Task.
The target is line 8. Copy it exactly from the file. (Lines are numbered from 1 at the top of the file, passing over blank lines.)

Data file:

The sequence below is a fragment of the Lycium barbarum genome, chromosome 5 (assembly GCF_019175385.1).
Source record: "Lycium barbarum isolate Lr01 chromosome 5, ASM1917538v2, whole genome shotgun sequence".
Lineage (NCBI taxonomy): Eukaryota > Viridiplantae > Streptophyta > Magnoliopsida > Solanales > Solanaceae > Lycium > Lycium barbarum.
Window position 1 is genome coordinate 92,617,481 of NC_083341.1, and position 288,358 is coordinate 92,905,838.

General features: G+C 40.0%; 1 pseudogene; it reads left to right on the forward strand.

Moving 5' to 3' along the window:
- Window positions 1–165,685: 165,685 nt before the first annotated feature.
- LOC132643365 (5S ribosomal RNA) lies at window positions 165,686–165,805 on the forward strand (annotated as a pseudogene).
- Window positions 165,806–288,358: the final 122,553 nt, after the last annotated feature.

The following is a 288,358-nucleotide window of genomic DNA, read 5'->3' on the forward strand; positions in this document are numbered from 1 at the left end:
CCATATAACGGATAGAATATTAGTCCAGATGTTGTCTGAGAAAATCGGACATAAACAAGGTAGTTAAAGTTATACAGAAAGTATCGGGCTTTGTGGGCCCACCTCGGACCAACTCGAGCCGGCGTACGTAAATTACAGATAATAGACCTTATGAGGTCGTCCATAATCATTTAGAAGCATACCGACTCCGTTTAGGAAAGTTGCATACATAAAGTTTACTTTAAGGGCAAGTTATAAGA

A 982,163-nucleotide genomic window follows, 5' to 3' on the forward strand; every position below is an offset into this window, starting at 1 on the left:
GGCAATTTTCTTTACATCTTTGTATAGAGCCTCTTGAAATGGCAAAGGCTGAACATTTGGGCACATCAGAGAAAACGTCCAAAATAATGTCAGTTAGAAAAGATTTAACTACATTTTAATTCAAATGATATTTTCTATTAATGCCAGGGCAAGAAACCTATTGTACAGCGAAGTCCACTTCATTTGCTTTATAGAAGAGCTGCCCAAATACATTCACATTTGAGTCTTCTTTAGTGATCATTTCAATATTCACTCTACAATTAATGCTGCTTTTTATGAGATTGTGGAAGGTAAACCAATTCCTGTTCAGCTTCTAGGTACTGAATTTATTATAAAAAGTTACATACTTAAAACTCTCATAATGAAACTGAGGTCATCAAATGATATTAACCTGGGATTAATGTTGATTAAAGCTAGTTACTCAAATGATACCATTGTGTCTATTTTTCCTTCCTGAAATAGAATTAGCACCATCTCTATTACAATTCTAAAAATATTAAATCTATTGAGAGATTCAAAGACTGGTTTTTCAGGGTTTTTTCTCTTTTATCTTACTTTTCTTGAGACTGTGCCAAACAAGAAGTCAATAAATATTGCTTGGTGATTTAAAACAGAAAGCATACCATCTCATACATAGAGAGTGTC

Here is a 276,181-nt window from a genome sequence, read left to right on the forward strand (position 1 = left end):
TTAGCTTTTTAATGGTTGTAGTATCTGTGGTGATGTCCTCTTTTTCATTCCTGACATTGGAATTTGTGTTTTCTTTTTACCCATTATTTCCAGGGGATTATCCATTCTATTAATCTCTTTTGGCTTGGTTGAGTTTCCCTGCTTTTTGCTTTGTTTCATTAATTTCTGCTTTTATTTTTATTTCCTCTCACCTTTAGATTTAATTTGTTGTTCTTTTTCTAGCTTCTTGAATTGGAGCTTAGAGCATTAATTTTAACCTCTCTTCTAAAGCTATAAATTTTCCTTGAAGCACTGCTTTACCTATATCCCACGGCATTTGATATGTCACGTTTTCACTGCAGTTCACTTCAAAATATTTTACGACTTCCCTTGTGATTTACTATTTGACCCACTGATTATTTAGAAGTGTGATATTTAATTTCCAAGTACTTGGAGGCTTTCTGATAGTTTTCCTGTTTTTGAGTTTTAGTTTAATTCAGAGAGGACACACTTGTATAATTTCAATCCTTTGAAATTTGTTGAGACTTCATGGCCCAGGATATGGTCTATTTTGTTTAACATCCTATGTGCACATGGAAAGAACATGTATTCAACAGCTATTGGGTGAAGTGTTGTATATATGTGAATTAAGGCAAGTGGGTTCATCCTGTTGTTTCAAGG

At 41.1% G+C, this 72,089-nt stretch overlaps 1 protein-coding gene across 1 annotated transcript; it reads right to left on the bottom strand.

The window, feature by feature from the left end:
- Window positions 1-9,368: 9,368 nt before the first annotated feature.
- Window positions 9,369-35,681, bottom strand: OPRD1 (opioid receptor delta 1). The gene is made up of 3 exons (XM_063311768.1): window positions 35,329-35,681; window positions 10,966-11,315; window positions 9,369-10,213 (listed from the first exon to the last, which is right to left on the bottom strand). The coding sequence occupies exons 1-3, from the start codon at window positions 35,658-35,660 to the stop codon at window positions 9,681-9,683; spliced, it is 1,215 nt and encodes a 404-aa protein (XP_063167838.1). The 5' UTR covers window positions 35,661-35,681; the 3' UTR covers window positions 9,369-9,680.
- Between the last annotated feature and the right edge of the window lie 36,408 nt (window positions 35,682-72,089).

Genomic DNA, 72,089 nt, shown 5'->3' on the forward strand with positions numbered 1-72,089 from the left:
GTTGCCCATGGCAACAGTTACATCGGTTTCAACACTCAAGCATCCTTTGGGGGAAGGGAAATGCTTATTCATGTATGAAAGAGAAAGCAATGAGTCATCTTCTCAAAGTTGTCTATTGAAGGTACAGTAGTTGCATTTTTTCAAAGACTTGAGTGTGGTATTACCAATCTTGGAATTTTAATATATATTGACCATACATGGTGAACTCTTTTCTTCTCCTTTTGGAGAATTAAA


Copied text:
- LOC132643365 (5S ribosomal RNA) lies at window positions 165,686–165,805 on the forward strand (annotated as a pseudogene).